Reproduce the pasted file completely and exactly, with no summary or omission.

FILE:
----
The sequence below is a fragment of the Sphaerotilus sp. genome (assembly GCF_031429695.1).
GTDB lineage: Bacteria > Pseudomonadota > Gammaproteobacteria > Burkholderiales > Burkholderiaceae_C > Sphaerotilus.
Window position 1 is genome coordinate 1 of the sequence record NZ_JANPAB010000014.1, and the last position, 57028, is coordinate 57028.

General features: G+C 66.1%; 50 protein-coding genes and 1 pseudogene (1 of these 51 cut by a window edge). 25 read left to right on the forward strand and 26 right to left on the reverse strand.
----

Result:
The sequence below is a fragment of the Sphaerotilus sp. genome (assembly GCF_031429695.1).
GTDB lineage: Bacteria > Pseudomonadota > Gammaproteobacteria > Burkholderiales > Burkholderiaceae_C > Sphaerotilus.
Window position 1 is genome coordinate 1 of the sequence record NZ_JANPAB010000014.1, and the last position, 57028, is coordinate 57028.

General features: G+C 66.1%; 50 protein-coding genes and 1 pseudogene (1 of these 51 cut by a window edge). 25 read left to right on the forward strand and 26 right to left on the reverse strand.